When this soil was mixed with waste from London’s chimneys (brought up the creek by barge), it formed a self-firing brick, which was perfectly suited for the building trade. In the industry’s heyday there were at least 14 brickworks around the town. Faversham’s distinctive, yellow bricks fed the huge expansion of London in the Victorian era and helped fuel our Industrial Revolution. It’s no wonder it was nicknamed ‘the town that built Britain’.
Today Stonebridge Pond is a tranquil oasis where people tend their allotments and children feed the ducks. However, from the mid-16th century this area was the cradle of Britain’s explosives industry. Once again, Faversham’s unique geography fuelled an industry that employed hundreds of local people. Crucially, Faversham had a reliable water source. The Westbrook River was strong enough to power a series of mills, which could grind and blend raw ingredients into explosives. Nearby Bysing Wood grew a renewable supply of alder, which was used for making charcoal; the cliffs at Tankerton were mined for copperas, a mineral that contains sulphur and saltpetre (made from urinesoaked straw) was imported into Faversham town via the creek. But this was undeniably a dangerous industry. In 1916, an explosion at a factory in Uplees killed 108 people. The blast was so strong that it shattered windows along the seafront as far away as Essex.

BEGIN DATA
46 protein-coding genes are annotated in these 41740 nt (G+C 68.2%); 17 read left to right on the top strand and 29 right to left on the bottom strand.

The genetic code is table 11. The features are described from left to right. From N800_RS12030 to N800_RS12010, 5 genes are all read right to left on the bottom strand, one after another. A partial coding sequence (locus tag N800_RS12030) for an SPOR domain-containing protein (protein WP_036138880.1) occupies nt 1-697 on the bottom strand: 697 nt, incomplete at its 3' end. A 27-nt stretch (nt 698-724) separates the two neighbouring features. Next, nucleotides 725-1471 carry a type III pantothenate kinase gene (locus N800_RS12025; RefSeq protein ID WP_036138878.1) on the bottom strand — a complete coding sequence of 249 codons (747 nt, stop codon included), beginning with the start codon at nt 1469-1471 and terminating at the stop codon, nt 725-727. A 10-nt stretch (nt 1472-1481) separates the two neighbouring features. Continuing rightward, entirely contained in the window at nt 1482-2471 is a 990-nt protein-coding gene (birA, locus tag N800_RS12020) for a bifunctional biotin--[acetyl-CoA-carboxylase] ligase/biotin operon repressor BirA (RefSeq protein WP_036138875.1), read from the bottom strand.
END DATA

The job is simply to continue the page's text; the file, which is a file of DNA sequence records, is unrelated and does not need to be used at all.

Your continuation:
The long flat marshes of North Kent have long been a source of literary inspiration. The route of this walk takes you out to a landscape indelibly linked to Charles Dickens, in particular the windswept marshes where young Pip meets the escaped convict Magwitch at the start of Great Expectations. More recently, Gary Budden set Hollow Shores in and around Faversham and the creek. This collection of short stories evokes lost legends and local tales of monsters, both real and imagined.
Continue along Court Street. Turn right into Church Street and pause by the church entrance